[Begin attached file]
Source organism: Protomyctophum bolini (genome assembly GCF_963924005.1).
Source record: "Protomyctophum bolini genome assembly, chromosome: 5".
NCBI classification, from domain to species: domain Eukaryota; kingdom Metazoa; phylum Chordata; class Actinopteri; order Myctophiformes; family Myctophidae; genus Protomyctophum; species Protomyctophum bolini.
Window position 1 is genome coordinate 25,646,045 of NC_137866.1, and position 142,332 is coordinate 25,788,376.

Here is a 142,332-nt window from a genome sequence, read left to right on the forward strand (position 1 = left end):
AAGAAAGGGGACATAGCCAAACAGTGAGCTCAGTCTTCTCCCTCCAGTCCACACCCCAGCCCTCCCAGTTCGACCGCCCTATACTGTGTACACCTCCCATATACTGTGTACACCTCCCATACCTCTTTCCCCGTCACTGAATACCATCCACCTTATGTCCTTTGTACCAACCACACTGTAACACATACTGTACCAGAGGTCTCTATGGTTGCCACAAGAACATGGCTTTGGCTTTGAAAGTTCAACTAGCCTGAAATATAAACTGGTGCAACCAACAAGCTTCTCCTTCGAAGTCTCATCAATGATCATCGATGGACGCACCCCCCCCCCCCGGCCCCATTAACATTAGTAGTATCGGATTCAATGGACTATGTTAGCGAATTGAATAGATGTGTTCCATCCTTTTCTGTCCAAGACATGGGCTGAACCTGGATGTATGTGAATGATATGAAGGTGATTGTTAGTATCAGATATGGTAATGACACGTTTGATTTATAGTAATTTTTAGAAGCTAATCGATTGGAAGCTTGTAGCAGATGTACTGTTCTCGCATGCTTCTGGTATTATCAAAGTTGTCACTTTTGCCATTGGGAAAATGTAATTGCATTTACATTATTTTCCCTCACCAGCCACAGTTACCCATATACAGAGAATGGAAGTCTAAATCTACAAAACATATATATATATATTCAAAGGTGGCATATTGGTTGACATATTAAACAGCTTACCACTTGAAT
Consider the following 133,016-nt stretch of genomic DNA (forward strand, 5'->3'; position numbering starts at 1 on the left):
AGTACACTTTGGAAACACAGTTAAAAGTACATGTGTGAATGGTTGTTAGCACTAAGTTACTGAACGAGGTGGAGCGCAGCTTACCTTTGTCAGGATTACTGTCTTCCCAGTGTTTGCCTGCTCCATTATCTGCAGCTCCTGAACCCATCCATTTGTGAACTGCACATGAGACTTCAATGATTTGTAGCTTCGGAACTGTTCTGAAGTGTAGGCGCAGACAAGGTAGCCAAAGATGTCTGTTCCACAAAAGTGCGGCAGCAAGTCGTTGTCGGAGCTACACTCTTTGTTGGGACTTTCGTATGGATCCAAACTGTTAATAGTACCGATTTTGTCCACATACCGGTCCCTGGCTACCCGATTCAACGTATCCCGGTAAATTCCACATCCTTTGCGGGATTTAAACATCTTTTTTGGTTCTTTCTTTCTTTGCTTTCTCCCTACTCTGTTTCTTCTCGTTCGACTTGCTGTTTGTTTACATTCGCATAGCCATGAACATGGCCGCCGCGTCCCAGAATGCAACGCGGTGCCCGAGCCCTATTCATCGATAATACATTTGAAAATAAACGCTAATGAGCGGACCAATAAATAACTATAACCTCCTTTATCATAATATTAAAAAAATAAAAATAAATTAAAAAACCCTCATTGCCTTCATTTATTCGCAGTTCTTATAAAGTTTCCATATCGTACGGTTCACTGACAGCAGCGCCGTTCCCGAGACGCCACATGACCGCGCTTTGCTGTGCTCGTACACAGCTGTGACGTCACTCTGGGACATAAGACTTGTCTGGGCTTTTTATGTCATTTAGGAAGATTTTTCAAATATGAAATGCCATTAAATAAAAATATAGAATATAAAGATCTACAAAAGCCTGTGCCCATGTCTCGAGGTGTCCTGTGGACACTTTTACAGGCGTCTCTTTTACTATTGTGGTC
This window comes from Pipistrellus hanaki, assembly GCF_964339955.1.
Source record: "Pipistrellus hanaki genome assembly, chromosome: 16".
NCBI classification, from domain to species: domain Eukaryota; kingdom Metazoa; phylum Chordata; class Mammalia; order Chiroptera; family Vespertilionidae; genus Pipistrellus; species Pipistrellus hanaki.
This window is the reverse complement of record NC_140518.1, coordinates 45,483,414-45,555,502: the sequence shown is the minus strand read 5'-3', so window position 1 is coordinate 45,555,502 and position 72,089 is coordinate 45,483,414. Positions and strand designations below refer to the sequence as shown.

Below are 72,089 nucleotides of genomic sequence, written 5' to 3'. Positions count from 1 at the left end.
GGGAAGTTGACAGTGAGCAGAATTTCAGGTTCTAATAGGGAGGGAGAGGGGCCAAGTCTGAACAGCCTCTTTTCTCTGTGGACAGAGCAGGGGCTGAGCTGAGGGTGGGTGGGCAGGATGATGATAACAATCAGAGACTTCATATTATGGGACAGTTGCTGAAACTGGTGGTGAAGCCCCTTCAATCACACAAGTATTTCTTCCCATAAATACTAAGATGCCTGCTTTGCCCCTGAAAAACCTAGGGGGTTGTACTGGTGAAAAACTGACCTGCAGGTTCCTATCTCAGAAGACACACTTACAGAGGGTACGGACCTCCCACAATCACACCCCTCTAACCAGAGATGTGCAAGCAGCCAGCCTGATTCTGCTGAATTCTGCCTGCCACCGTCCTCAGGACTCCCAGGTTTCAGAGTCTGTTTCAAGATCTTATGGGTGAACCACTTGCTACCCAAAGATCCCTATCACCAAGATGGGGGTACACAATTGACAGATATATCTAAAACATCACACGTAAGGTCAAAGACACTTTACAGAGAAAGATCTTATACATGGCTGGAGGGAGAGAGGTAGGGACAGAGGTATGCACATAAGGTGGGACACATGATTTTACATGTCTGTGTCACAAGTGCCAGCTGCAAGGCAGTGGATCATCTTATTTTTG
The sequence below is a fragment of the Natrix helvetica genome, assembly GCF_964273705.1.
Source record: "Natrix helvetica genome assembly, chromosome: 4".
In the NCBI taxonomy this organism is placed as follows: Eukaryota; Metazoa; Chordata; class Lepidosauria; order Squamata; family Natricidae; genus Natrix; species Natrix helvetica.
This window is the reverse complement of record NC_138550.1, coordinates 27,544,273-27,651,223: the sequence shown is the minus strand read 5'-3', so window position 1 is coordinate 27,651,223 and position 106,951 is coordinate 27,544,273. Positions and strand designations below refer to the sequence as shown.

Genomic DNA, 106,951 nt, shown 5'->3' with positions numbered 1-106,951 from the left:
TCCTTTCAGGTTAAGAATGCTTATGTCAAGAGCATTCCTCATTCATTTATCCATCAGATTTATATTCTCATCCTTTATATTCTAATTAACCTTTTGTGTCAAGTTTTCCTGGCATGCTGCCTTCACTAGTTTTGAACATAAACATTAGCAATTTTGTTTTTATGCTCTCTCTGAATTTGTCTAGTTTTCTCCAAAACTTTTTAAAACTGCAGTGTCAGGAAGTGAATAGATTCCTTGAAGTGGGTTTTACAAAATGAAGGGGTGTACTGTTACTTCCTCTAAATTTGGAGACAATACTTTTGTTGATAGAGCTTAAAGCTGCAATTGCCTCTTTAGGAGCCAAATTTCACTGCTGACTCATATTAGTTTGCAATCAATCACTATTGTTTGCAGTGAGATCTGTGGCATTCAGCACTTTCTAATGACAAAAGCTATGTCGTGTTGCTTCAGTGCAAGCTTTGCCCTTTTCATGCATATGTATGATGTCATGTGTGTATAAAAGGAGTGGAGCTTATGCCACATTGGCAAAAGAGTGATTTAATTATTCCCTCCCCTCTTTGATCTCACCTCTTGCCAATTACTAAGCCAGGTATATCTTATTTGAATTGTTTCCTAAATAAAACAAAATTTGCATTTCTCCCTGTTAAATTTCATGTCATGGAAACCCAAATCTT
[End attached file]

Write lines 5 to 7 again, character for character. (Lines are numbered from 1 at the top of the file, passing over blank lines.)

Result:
Here is a 142,332-nt window from a genome sequence, read left to right on the forward strand (position 1 = left end):
AAGAAAGGGGACATAGCCAAACAGTGAGCTCAGTCTTCTCCCTCCAGTCCACACCCCAGCCCTCCCAGTTCGACCGCCCTATACTGTGTACACCTCCCATATACTGTGTACACCTCCCATACCTCTTTCCCCGTCACTGAATACCATCCACCTTATGTCCTTTGTACCAACCACACTGTAACACATACTGTACCAGAGGTCTCTATGGTTGCCACAAGAACATGGCTTTGGCTTTGAAAGTTCAACTAGCCTGAAATATAAACTGGTGCAACCAACAAGCTTCTCCTTCGAAGTCTCATCAATGATCATCGATGGACGCACCCCCCCCCCCCGGCCCCATTAACATTAGTAGTATCGGATTCAATGGACTATGTTAGCGAATTGAATAGATGTGTTCCATCCTTTTCTGTCCAAGACATGGGCTGAACCTGGATGTATGTGAATGATATGAAGGTGATTGTTAGTATCAGATATGGTAATGACACGTTTGATTTATAGTAATTTTTAGAAGCTAATCGATTGGAAGCTTGTAGCAGATGTACTGTTCTCGCATGCTTCTGGTATTATCAAAGTTGTCACTTTTGCCATTGGGAAAATGTAATTGCATTTACATTATTTTCCCTCACCAGCCACAGTTACCCATATACAGAGAATGGAAGTCTAAATCTACAAAACATATATATATATATTCAAAGGTGGCATATTGGTTGACATATTAAACAGCTTACCACTTGAAT
Consider the following 133,016-nt stretch of genomic DNA (forward strand, 5'->3'; position numbering starts at 1 on the left):